Gangpol & Mit are graphic designers as well as sound artists, with a mischievous, blocky style that stretches to their music. While The 1000 Softcore Tourist People Club isn’t quite as ambitious as their last proper album, the monograph/DVD set Faits Divers, it’s still quite a trip. This is the group’s first album released by Ipecac, and they’re a perfect fit for the label’s lighter, more whimsical side, expressed by artists such as Kaada. Like Kaada, as well as simpatico artists such as Tipsy and the Chap, on The 1000 Softcore Tourist People Club Gangpol & Mit craft quirky, globetrotting songs. Unlike those groups, though, the duo uses MIDI and live instrumentation for a sound that is intentionally cheap, instantly recognizable, and yet anonymous. Tracks such as “Welcome” and “The 1000 People Band, Pt. 1” are musical cartoons bursting with hyperactive creativity, but they and the rest of the album are too strange and mysterious to be merely cute. “The Enemy I Never Met” is half romantic chamber music, half spy theme, while the excellent “Browse at Night” builds from gamelan-inspired percussion to nocturnal theremins. Every track here is extremely evocative: “The 1000 People Band, Pt. 2”'s breezy faux-Latin pop suggests the Muzak playing in a no-tell motel on Mars, but things take a turn for the sinister on “The Softcore People Club,” where the music’s toy-like quality becomes deeply disturbing when combined with mechanical sexuality, and on the haywire musical contraptions that are “The Burial” and “From Your House to the Universe.” Yet when the softcore tourist sings “I’ll never be lonely again” on “The 1000 People Band, Pt. 3,” it’s revealed that all of these sordid doings were just a search for intimacy. Even without as many visuals as some of Gangpol & Mit's other works, their flair for storytelling makes The 1000 Softcore Tourist People Club a fascinating listen for their fans, as well as anyone intrigued by vivid, playful electronic music.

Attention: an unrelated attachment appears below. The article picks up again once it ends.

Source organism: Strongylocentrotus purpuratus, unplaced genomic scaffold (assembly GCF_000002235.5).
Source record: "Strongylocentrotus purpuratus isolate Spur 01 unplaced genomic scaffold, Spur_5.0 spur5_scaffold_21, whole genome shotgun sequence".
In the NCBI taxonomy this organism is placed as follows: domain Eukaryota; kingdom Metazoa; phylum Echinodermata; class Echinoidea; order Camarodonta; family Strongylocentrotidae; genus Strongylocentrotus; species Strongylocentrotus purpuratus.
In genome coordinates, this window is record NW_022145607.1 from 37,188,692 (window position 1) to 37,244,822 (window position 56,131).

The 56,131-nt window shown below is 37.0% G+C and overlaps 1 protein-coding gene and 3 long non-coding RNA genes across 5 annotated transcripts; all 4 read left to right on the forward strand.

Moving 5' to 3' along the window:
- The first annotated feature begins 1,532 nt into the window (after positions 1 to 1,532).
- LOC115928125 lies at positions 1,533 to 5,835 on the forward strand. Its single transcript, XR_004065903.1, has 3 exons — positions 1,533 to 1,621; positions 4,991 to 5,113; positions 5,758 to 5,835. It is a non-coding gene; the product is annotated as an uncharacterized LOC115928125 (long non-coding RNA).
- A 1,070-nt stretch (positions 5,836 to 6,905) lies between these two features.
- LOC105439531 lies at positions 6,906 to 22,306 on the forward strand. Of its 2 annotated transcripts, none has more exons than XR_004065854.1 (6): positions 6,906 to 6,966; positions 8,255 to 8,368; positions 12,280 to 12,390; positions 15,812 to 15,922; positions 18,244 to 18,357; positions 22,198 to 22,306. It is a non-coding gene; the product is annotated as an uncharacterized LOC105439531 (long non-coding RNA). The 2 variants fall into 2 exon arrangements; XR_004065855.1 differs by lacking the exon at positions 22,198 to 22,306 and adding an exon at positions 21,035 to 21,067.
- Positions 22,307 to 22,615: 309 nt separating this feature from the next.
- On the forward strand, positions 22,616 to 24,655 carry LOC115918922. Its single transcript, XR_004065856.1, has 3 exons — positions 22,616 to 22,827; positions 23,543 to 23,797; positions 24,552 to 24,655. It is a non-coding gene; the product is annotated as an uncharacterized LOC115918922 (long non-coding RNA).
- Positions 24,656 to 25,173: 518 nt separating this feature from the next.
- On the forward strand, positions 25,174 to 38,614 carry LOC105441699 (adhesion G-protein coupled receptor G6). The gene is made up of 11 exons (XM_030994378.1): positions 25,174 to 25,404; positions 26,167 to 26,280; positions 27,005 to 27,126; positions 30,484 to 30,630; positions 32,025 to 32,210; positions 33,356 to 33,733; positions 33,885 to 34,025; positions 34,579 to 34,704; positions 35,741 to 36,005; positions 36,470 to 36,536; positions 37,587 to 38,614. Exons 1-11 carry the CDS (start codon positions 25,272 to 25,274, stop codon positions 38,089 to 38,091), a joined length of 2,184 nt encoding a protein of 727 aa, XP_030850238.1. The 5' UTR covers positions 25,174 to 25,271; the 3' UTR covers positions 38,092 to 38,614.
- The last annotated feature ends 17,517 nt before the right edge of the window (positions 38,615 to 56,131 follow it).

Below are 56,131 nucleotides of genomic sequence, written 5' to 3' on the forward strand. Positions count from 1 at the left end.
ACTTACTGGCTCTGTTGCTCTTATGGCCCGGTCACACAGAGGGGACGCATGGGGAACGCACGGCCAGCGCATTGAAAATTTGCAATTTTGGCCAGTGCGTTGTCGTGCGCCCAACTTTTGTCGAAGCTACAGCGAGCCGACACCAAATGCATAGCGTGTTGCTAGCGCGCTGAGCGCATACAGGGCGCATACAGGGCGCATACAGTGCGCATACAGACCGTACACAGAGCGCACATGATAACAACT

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AllMusic Review by Heather Phares